Windows is my desktop operating system. It’s what I’ve been using all my life. I feel just as married to it as my Android smartphone, which has been my mobile OS since the dawn of smartphones (or just shortly thereafter). But despite the different ways that I can sync the two platforms through apps and browsers, I find myself longing for the kind of interoperability that Apple users have with Macs and iPhones.
With its announcement today that Android apps are coming to Windows 11, Microsoft could help bridge that gap a bit. Granted, the apps come by way of Amazon’s Appstore (more on why that’s an issue in a minute), but this is welcome news. It adds a layer of interoperability to the desktop platform that Apple doesn’t offer outside of its walled garden. And it’s especially enticing for Android users who aren’t sold on Chrome OS.
How Android Apps Will Work
Microsoft and Amazon have partnered to bring Amazon’s catalogue of Android apps and games to Windows 11. Apps will be listed in the revamped Microsoft Store, though you’ll need an Amazon account to log in and download them. Once an Android app is running, you’ll be able to use it alongside any Windows app. You can even snap it alongside the screen or pin it to the taskbar as you need.
Microsoft is employing Intel Bridge technology to make the emulation magic happen. It’s a runtime post-compiler that allows apps designed for other hardware platforms to run natively on x86 devices, including desktop processors from Intel and AMD. They’re different architectures than those Android typically runs on, and it’ll be interesting to see the emulation in action.
Folks with 2-in-1 Windows devices will have more access to apps developed for use with touchscreens. Tapping around a browser and the rest of the Windows interface is fine, but sometimes it’s easier to fire up an app that’s optimised for the tablet mode.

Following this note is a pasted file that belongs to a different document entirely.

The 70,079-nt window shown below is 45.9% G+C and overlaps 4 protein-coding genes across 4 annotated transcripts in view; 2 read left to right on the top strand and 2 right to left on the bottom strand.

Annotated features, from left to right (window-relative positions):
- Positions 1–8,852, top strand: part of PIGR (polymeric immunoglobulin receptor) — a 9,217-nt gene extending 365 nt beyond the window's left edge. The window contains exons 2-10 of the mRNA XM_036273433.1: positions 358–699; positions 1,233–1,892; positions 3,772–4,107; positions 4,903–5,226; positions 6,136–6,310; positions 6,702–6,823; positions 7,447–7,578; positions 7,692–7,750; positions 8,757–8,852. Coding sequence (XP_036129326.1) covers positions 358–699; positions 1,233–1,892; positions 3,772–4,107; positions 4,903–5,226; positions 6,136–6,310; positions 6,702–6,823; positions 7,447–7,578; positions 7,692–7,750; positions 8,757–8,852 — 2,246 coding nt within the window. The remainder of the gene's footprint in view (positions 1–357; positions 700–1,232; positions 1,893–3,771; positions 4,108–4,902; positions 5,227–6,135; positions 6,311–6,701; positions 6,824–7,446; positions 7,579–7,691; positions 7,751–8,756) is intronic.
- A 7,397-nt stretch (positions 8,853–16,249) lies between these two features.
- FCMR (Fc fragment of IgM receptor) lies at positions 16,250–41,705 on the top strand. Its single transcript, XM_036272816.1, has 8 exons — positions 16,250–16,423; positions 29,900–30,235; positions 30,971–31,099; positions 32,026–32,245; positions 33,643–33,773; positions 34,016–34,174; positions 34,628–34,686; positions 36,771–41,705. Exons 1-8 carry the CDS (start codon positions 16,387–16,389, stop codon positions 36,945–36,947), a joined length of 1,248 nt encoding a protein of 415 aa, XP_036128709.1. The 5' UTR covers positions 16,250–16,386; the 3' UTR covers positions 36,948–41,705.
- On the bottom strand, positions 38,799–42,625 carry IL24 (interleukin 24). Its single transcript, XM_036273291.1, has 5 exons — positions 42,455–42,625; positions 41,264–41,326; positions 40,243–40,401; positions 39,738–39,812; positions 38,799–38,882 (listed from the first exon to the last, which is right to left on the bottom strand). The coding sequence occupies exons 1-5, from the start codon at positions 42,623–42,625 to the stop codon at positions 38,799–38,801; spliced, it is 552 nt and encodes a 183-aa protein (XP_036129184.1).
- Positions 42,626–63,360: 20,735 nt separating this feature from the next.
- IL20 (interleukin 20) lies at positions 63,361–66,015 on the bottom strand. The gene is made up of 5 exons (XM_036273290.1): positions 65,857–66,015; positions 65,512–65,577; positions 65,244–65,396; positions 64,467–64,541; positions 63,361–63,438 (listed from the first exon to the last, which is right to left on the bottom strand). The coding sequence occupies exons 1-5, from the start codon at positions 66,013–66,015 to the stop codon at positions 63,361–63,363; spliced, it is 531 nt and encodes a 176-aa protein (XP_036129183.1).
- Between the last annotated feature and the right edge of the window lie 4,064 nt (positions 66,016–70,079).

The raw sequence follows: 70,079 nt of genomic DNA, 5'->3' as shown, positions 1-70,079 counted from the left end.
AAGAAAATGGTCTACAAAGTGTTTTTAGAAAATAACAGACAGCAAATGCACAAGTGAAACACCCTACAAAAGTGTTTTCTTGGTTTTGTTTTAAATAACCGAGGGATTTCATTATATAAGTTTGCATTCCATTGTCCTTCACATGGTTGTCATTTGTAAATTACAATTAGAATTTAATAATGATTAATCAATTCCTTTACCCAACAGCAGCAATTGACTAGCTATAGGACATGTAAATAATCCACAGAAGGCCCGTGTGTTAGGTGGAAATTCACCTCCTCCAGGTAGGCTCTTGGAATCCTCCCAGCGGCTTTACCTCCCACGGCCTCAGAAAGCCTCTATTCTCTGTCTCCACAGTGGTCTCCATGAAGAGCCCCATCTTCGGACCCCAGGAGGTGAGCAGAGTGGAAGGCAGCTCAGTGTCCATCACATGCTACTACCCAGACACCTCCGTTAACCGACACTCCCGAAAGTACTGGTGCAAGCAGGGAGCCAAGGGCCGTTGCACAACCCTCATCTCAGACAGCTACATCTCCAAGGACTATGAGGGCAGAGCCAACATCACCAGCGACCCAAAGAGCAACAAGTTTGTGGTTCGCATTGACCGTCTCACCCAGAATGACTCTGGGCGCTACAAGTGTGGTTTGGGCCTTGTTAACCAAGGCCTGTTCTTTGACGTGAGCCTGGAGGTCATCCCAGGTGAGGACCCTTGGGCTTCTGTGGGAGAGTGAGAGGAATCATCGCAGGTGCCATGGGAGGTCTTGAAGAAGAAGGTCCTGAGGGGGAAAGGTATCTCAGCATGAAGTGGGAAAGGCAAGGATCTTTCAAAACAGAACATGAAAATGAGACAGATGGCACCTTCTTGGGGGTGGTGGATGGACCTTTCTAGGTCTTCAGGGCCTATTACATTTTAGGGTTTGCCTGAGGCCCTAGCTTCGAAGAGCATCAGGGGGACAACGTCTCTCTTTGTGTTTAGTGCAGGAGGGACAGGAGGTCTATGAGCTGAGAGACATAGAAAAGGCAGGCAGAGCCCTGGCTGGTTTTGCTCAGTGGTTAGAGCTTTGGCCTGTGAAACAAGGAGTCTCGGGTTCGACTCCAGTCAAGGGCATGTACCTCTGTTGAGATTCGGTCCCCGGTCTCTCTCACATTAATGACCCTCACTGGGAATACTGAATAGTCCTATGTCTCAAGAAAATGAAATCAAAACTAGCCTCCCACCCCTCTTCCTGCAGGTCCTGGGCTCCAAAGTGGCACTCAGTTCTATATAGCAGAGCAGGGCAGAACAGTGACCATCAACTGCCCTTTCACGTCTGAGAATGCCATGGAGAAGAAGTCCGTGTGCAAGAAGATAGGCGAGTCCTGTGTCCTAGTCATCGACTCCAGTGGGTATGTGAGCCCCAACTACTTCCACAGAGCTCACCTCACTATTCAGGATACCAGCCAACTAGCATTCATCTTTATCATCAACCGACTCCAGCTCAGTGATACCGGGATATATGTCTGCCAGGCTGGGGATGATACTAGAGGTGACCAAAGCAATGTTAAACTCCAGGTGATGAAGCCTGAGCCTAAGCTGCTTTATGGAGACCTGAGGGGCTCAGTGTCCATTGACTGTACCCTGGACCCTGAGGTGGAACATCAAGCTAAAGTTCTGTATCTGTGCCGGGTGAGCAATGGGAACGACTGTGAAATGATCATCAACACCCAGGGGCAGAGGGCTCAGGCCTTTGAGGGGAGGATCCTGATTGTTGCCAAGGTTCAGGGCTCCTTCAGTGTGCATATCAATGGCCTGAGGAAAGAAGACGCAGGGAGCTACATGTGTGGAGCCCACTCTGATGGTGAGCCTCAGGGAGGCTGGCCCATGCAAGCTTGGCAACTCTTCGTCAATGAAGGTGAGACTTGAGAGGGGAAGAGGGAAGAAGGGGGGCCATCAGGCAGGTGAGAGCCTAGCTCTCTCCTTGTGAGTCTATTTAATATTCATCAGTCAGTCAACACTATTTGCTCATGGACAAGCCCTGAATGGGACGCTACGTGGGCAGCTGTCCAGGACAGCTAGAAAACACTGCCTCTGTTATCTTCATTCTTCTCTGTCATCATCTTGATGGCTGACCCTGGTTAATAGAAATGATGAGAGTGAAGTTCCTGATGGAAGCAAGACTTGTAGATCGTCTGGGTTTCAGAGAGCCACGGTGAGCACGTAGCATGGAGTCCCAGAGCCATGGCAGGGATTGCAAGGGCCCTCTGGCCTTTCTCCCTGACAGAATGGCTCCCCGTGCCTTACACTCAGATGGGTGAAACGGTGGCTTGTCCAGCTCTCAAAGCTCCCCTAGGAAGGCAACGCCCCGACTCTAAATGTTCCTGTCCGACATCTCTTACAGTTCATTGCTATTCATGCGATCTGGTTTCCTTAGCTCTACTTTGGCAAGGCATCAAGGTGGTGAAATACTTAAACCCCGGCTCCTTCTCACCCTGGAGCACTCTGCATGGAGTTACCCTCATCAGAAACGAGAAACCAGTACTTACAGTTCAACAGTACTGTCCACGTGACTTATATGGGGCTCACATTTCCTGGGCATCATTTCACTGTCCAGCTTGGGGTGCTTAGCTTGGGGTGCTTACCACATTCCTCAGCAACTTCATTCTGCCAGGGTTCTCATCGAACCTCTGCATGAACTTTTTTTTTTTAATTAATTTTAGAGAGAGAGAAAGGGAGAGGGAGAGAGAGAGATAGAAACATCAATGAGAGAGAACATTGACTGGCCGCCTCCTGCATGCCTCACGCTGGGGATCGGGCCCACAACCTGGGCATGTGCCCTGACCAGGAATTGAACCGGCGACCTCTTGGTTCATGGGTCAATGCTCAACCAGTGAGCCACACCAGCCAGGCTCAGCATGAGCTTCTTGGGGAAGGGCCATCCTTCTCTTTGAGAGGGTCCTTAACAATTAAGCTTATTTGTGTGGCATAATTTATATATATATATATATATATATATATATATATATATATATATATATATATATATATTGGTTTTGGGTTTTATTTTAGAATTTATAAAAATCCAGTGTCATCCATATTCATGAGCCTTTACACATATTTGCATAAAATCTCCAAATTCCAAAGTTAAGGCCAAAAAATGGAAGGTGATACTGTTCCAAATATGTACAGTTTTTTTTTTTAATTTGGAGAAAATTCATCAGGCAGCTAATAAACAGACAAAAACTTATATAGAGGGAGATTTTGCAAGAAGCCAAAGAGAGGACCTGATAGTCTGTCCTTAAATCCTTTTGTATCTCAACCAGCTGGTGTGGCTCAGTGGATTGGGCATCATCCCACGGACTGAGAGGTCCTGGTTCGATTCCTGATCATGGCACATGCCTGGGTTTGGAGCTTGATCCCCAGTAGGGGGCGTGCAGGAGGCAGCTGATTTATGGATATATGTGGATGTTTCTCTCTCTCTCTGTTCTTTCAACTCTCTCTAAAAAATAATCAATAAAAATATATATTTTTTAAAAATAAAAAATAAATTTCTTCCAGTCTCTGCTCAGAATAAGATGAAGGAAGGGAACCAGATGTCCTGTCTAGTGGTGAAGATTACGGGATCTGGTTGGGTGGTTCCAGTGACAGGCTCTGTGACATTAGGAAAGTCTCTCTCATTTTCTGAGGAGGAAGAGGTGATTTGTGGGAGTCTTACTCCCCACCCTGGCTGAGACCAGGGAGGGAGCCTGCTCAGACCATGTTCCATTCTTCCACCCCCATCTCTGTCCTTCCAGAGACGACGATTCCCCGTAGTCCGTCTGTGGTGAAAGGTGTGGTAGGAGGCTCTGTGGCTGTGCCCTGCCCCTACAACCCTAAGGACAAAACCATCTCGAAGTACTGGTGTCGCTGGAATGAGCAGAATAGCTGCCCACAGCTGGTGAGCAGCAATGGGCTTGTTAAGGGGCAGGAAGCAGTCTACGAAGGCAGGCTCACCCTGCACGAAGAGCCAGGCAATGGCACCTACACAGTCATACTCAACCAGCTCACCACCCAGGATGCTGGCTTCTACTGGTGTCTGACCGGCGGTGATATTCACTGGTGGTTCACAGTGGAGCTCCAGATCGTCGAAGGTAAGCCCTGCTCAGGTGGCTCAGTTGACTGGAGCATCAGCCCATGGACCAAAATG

How This Could Go Awry
Microsoft demonstrated how TikTok will work in Windows 11 during its announcement event, and mentioned Kindle and Ring as Android apps you can use right from a Windows 11 desktop. But those apps are already usable in the browser and wouldn’t necessarily require a mobile app to gain access.
I looked for about five apps that I log into daily that I figured I might like to access while working in Windows. Unfortunately, none of them were available through Amazon’s search on the browser. They included the Dyson app that I use to control my room fan, the Lumi by Pampers app that I use to monitor my kid, and the Philips Hue app for my smart bulbs. I also looked for games, including Pokémon Go and Animal Crossing: Pocket Camp. Even if you don’t consider any of the Google apps, since they already have perfectly usable browser versions, you’ll find that even the independent apps you rely on just aren’t available in Amazon’s Appstore.
We’re still unclear if there will be any sideloading ability in Windows 11. The Amazon Appstore is just not as well-stocked as Google’s, and the ability to install an APK could help fill in the gaps as more apps become available. In addition, it would allow for customising the app experience on Windows rather than remain limited to what Amazon and participating developers push through.
It’s Not Chrome OS
If you’re an Android user, you’ll realise that the Amazon Appstore is hardly a replacement for the Google Play Store experience. That’s why it’s hard to imagine true seamlessness between Windows and Android devices in the same way macOS and iOS have. If you’re seeking that kind of ecosystem through your Google account, there is Chrome OS, which originated the idea of Android apps on the desktop.
Android apps will probably work fine on Windows machines, provided they don’t suffer from the same idiosyncrasies they do on Chrome OS. The new Windows 11 tablet interface will hopefully extend across all apps. Windows is also a full-fledged operating system, with access to the programs necessary for getting work done. Compare that to Chrome OS, based around Google’s cloud services, which has its limitations. At least in Microsoft’s case, Android apps are merely an add-on and not a feature with which it’s hedging bets.
Windows 11’s new Android app integration may not be the immediate answer to my dreams of seamlessness across desktop and mobile devices. But it’s certainly an excellent start from Microsoft, and it makes sense that the company chose to work with Amazon, because, unlike Google, it’s not a direct competitor. Microsoft has Chromebooks to worry about, which have been selling like hotcakes throughout the pandemic. Depending on how easy Amazon’s Appstore is to use on Windows, this could be the future of a (hopefully) seamless cross-platform PC/Android experience.